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In general, spallation is a process in which fragments of material are ejected from a body due to impact or stress. In nuclear physics, it is the process in which a heavy nucleus emits a large number of nucleons as a result of being hit by a high-energy proton, thus greatly reducing its atomic weight. In the context of impact physics it describes ejection or vaporization of material from a target during impact by a projectile. In planetary physics, spallation describes meteoritic impacts on a planetary surface and the effects of a stellar wind on a planetary atmosphere. In the context of mining or geology, spallation can refer to pieces of rock breaking off a rock face due to the internal stresses in the rock; it commonly occurs on mine shaft walls. In the context of anthropology, spallation is a process used to make stone tools such as arrowheads by knapping.


[edit] Nuclear spallation

See also Cosmic ray spallation

Nuclear spallation occurs naturally in earth's atmosphere owing to the impacts of cosmic rays, and also on the surfaces of bodies in space such as meteorites and the moon. Evidence of cosmic ray spallation is evidence that the material in question has been exposed on the surface of the body of which it is part, and gives a means of measuring the length of time of exposure. The composition of the cosmic rays themselves also indicates that they have suffered spallation before reaching Earth, because the proportion of light elements such as Li, B,and Be in them exceeds average cosmic abundances; these elements in the cosmic rays were evidently formed from spallation of Oxygen, Nitrogen, Carbon and perhaps Silicon in the cosmic ray sources or during their lengthy travel here. Cosmogenic isotopes of aluminium, beryllium, chlorine, iodine and neon, formed by spallation of terrestrial elements under cosmic ray bombardment, have been detected on earth.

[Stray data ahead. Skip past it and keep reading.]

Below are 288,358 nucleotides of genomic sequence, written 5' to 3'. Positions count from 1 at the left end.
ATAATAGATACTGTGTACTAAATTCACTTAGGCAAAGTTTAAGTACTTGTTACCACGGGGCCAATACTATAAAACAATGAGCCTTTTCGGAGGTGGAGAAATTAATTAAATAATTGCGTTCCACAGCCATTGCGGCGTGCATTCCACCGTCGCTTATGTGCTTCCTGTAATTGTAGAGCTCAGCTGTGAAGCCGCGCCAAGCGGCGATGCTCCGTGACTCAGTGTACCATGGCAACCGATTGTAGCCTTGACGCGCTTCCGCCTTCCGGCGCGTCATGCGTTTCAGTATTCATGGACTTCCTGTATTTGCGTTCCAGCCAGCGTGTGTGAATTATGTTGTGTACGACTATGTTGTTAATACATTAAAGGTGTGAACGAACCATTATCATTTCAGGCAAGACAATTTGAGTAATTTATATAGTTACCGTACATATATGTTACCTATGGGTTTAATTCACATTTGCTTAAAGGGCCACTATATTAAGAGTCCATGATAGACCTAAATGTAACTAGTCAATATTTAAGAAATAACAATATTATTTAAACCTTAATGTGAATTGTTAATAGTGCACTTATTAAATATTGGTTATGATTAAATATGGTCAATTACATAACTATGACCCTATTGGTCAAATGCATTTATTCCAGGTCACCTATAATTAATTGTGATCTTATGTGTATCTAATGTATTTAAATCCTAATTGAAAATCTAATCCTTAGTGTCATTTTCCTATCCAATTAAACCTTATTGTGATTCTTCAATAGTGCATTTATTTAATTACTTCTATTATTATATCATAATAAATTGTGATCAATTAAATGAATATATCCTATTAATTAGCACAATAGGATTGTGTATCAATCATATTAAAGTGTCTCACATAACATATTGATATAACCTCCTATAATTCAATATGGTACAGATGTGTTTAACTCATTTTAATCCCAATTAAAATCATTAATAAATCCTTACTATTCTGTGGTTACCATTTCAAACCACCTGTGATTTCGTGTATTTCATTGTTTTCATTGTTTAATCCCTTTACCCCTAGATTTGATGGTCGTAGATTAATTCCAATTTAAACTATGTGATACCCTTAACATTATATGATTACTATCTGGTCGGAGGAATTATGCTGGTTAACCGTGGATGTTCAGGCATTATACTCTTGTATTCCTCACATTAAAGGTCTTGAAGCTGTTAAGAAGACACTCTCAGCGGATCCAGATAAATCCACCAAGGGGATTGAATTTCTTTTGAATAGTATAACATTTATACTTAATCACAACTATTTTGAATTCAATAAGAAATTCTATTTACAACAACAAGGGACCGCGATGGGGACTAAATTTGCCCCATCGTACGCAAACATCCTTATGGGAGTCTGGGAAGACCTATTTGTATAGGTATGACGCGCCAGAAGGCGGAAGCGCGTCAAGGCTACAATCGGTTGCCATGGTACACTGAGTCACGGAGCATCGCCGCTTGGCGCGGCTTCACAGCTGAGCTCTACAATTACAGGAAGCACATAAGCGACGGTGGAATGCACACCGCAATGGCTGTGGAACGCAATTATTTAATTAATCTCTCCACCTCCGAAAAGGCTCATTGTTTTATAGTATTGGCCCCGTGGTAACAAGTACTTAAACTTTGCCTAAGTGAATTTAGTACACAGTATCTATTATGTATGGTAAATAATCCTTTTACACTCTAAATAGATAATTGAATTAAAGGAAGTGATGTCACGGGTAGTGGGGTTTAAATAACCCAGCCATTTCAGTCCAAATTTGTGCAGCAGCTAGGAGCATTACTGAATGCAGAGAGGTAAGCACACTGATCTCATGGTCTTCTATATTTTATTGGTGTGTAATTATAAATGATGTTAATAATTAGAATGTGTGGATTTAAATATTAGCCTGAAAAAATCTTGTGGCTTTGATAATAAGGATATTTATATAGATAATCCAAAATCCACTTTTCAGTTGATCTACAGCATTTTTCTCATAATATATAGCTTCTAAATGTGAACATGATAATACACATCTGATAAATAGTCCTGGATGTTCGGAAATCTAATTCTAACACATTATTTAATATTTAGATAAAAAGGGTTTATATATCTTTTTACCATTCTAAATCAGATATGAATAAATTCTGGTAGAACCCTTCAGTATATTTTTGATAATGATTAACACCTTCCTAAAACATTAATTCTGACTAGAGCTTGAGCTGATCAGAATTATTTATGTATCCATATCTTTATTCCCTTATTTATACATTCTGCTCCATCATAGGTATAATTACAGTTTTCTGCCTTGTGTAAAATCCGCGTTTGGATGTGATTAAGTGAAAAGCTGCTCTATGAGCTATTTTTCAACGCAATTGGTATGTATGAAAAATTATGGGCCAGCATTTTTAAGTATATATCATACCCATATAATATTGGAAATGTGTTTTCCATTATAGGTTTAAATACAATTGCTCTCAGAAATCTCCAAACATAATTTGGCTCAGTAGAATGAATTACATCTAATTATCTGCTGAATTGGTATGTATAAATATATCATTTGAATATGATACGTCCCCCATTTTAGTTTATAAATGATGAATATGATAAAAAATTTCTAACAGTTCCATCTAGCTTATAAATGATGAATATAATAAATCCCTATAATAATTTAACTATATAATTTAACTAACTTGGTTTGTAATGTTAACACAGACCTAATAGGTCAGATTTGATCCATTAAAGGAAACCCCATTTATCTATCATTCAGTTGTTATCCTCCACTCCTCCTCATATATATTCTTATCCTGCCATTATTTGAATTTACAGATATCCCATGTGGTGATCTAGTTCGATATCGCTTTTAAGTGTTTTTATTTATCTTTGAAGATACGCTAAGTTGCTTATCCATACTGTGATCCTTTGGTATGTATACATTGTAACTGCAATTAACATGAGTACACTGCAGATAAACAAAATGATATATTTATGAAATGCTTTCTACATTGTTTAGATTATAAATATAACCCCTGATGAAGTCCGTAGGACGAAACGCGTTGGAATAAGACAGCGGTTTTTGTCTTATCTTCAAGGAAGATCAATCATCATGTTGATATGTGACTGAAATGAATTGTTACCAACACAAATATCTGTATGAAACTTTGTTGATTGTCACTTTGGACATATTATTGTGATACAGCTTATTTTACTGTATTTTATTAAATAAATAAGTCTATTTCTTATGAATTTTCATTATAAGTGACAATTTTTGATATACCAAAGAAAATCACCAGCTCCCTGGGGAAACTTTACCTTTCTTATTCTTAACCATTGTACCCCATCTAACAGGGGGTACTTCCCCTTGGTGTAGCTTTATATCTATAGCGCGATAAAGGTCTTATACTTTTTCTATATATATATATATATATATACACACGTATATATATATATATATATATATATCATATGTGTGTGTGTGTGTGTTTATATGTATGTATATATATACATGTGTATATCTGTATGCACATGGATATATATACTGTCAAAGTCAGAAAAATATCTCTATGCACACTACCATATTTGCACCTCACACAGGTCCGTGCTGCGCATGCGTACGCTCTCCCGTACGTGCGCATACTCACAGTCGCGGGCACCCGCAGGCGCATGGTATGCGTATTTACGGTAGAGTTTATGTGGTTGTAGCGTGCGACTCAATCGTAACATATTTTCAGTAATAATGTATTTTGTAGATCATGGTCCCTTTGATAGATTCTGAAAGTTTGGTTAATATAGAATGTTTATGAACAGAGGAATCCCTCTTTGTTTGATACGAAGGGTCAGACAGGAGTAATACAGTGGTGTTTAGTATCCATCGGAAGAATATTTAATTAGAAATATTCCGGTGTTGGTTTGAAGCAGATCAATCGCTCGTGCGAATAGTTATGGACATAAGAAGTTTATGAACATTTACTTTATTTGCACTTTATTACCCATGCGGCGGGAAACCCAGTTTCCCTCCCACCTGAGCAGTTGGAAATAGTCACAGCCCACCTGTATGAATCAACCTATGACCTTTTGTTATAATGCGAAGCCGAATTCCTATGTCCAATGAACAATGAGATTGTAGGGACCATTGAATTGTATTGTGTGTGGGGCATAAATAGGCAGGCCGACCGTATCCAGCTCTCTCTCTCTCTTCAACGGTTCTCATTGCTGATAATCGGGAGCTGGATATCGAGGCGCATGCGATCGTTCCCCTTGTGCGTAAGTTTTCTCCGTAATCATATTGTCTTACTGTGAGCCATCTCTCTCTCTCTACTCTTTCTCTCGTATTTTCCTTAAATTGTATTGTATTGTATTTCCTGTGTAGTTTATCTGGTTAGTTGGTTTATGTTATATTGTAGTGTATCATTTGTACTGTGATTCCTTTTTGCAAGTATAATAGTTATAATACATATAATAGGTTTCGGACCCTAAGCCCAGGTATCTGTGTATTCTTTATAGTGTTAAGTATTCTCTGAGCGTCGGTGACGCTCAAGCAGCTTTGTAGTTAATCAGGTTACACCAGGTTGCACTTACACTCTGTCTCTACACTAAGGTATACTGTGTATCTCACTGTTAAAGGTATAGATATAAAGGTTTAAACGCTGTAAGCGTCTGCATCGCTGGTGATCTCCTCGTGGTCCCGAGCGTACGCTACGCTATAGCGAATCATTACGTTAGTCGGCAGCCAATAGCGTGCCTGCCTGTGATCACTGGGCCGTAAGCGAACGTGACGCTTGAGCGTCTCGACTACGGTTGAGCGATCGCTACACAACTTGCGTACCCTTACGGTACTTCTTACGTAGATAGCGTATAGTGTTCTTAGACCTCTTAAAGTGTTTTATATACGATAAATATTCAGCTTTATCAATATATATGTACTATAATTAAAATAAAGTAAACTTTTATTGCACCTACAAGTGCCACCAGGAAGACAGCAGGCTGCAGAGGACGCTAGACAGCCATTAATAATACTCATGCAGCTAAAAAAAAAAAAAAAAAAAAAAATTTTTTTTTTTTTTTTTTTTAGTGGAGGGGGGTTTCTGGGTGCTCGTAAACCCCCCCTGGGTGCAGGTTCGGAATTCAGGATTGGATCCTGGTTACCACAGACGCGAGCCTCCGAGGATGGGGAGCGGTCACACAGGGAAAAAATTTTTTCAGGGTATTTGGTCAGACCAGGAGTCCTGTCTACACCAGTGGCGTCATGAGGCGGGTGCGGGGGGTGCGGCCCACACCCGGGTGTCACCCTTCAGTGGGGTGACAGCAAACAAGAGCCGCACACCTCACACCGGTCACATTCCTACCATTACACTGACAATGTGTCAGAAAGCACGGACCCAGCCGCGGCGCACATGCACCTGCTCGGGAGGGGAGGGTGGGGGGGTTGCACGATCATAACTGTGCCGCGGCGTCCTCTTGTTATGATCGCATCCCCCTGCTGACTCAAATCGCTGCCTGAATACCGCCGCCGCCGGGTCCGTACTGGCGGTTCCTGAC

Nuclear spallation is one of the processes by which a particle accelerator may be used to produce a beam of neutrons. A mercury, tantalum or other heavy metal target is used, and 20 to 30 neutrons are expelled after each impact. Although this is a far more expensive way of producing neutron beams than by a chain reaction of nuclear fission in a nuclear reactor, it has the advantage that the beam can be pulsed with relative ease. The concept of nuclear spallation was first coined by Nobelist Glenn T. Seaborg in his doctoral thesis on the inelastic scattering of neutrons in 1937.<ref> , "A Man Beyond Elements: Glenn T. Seaborg," website, accessed July 30, 2006</ref>

[edit] Laser spallation

Laser induced spallation is a recent experimental technique developed to understand the adhesion of thin films with substrates. A high energy pulsed laser (typically Nd:YAG) is used to create a compressive stress pulse in the substrate where in it propagates and reflects of as a tensile wave at the free boundary. This tensile pulse spalls/peels the thin film while propagating towards the substrate. Using theory of wave propagation in solids it is possible to extract the interface strength. The stress pulse created in this fashion is usually around 3-8 nanoseconds in duration while its magnitude varies as a function of laser fluence. Due to the non-contact application of load, this technique is very well suited to spall ultra-thin films (1 micron in thickness or less). It is also possible to mode convert a longitudinal stress wave into a shear stress using a pulse shaping prism and achieve shear spallation.

[edit] See also

[edit] External links

fr:Spallation it:Spallazione nucleare sr:Спалација pl:Spalacja


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